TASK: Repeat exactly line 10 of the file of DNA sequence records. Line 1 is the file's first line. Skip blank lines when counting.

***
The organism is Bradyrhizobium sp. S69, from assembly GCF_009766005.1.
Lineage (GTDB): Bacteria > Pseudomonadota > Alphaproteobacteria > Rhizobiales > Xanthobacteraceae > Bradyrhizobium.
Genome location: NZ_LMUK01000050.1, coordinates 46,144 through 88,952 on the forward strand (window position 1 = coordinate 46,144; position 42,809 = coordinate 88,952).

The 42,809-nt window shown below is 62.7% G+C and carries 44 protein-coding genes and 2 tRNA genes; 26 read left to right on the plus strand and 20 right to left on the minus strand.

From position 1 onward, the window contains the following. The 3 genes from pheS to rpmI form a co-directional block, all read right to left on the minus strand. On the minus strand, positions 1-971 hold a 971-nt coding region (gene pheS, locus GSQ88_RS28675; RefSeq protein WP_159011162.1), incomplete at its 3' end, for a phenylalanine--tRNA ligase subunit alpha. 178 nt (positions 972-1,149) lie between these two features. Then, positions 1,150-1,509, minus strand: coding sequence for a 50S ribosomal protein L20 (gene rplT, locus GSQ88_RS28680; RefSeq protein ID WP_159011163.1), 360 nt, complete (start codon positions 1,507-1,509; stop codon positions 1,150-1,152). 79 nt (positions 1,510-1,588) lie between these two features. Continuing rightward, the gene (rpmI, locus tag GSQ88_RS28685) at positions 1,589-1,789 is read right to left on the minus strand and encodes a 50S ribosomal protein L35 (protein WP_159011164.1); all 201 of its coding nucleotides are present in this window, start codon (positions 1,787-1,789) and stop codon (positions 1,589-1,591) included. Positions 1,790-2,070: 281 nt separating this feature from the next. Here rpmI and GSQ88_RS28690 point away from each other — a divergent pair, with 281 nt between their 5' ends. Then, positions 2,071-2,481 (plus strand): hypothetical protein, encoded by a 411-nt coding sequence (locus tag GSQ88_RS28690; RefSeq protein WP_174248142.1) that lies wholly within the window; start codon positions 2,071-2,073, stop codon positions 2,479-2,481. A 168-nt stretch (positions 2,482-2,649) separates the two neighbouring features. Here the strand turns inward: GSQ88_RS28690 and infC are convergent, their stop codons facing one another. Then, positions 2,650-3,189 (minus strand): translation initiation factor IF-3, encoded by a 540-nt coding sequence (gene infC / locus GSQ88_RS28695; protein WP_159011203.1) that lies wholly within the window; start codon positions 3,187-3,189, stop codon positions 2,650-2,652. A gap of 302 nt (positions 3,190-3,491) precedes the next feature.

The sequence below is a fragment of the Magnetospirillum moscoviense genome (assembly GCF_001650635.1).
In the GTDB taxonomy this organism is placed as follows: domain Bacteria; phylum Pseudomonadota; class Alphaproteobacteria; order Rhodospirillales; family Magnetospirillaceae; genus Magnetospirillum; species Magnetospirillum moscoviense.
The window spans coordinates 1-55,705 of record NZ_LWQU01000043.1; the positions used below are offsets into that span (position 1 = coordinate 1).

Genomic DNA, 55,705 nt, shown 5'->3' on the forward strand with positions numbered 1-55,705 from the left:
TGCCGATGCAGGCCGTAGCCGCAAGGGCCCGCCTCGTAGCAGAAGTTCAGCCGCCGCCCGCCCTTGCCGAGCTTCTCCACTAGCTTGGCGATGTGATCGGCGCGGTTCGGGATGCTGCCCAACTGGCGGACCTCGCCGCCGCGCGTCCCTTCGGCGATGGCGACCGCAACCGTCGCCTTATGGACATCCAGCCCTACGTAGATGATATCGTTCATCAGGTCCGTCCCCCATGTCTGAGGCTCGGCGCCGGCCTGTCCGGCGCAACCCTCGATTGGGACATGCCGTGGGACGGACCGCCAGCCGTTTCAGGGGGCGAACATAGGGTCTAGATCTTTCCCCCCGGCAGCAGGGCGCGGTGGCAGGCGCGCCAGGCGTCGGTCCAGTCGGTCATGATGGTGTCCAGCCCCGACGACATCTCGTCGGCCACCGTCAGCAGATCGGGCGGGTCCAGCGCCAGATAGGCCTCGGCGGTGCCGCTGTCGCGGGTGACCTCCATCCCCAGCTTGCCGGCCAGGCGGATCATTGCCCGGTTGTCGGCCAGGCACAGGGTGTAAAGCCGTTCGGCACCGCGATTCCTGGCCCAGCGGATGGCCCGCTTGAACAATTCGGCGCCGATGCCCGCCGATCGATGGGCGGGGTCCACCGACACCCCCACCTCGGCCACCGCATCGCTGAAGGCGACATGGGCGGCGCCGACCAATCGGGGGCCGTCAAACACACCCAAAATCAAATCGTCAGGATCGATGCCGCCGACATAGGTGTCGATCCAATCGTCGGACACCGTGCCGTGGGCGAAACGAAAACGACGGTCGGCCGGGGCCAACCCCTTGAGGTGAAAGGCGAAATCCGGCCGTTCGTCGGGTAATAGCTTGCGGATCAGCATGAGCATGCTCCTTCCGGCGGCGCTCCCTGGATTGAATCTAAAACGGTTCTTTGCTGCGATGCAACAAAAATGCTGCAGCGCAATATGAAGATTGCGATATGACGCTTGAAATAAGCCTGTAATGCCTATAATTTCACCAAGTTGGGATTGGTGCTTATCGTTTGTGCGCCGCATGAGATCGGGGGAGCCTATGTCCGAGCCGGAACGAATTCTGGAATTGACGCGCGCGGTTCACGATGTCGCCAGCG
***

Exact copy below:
TGCCGATGCAGGCCGTAGCCGCAAGGGCCCGCCTCGTAGCAGAAGTTCAGCCGCCGCCCGCCCTTGCCGAGCTTCTCCACTAGCTTGGCGATGTGATCGGCGCGGTTCGGGATGCTGCCCAACTGGCGGACCTCGCCGCCGCGCGTCCCTTCGGCGATGGCGACCGCAACCGTCGCCTTATGGACATCCAGCCCTACGTAGATGATATCGTTCATCAGGTCCGTCCCCCATGTCTGAGGCTCGGCGCCGGCCTGTCCGGCGCAACCCTCGATTGGGACATGCCGTGGGACGGACCGCCAGCCGTTTCAGGGGGCGAACATAGGGTCTAGATCTTTCCCCCCGGCAGCAGGGCGCGGTGGCAGGCGCGCCAGGCGTCGGTCCAGTCGGTCATGATGGTGTCCAGCCCCGACGACATCTCGTCGGCCACCGTCAGCAGATCGGGCGGGTCCAGCGCCAGATAGGCCTCGGCGGTGCCGCTGTCGCGGGTGACCTCCATCCCCAGCTTGCCGGCCAGGCGGATCATTGCCCGGTTGTCGGCCAGGCACAGGGTGTAAAGCCGTTCGGCACCGCGATTCCTGGCCCAGCGGATGGCCCGCTTGAACAATTCGGCGCCGATGCCCGCCGATCGATGGGCGGGGTCCACCGACACCCCCACCTCGGCCACCGCATCGCTGAAGGCGACATGGGCGGCGCCGACCAATCGGGGGCCGTCAAACACACCCAAAATCAAATCGTCAGGATCGATGCCGCCGACATAGGTGTCGATCCAATCGTCGGACACCGTGCCGTGGGCGAAACGAAAACGACGGTCGGCCGGGGCCAACCCCTTGAGGTGAAAGGCGAAATCCGGCCGTTCGTCGGGTAATAGCTTGCGGATCAGCATGAGCATGCTCCTTCCGGCGGCGCTCCCTGGATTGAATCTAAAACGGTTCTTTGCTGCGATGCAACAAAAATGCTGCAGCGCAATATGAAGATTGCGATATGACGCTTGAAATAAGCCTGTAATGCCTATAATTTCACCAAGTTGGGATTGGTGCTTATCGTTTGTGCGCCGCATGAGATCGGGGGAGCCTATGTCCGAGCCGGAACGAATTCTGGAATTGACGCGCGCGGTTCACGATGTCGCCAGCG